At the end of the article he finally cops to the parallel between the Nazis and the Israelis.  Just after a series of comments saying both sides were equally to blame.  So he goes back and forth quite a bit.  he is condemned by his own words,

“it leaves us with a false equivalence of competing claims and culpability”

In addition the author seems to largely ignore the initial invasion of territory in 1948 by talking more about 1967 as if that was anything but a small continuation of the genocide that has always been at the very heart of Israel, far more so than any other state.  At least Germany had other things going on.  With Israel its all genocide all the time.  With Israel genocide is the sine qua non, the birth and the sustenance of that racist state.  In that sense their guilt is far worse than the Germans who could well say they didn’t know what was going on.  In Israel everyone’s business is genocide, even (as he reports here) children.

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By Tobysgirl, June 9, 2011 at 8:04 am Link to this comment

I had personal contact with two Israelis, one whose book I proofread, the other through meeting her and her husband when they were vacationing in the U.S. Both contacts were extremely depressing. The first man, quite sensitive and thoughtful, sent me a clipping about his wife, a judge, who lashed out at “bleeding heart liberals.” I was, needless to say, revolted. I asked the second person what she and her husband thought of the Christian fundamentalists who support Israel, and I never heard from her again.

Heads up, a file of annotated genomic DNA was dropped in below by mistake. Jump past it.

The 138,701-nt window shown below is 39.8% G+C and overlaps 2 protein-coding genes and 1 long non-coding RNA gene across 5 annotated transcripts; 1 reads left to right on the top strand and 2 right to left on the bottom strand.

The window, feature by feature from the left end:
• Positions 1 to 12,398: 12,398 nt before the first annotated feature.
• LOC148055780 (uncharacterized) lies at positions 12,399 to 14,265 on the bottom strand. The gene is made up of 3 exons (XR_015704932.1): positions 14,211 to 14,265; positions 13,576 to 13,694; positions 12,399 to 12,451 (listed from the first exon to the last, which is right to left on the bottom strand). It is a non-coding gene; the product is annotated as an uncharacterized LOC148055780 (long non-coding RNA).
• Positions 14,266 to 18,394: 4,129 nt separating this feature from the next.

If Israel ever has to answer for its crimes—how about the U.S. answering for its much worse ones?—I’m sure Israelies and Americans will offer up the same excuses as Germans did.

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By colindale, June 9, 2011 at 5:16 am Link to this comment

It is abundantly clear to anyone willing to spend
just 30 minutes on research, that there is only one
indigenous people of the land between the Sea and the
River, the area known as Palestine - those are the
Arab families who have lived continuously there for
over one thousand years.

In all that time, there has only ever been a small
Jewish minority.  Until the UN resolution of 1947 and
the establishment of the state of Israel in 1948.

That the only indigenous people should have been
forcibly displaced by Americans and Europeans who
claim lineage from an obscure Hebrew sect that once
lived in Jerusalem 3000 years ago, is patently
absurd.

But that is what happened and that is what the
Christian Zionists support - notwithstanding the
injustice and suffering caused.  A extraordinary way to follow a faith and secure peace in the world.

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By madisolation, June 9, 2011 at 4:41 am Link to this comment

Thank you, Mr. Gross, for this eye-opening column.

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PatrickHenry's avatar

By PatrickHenry, June 9, 2011 at 3:18 am Link to this comment

I always wondered why a social justice site like BDS movement dot org could be blacklisted but a manevolent site such as http://www.masada2000.org is not.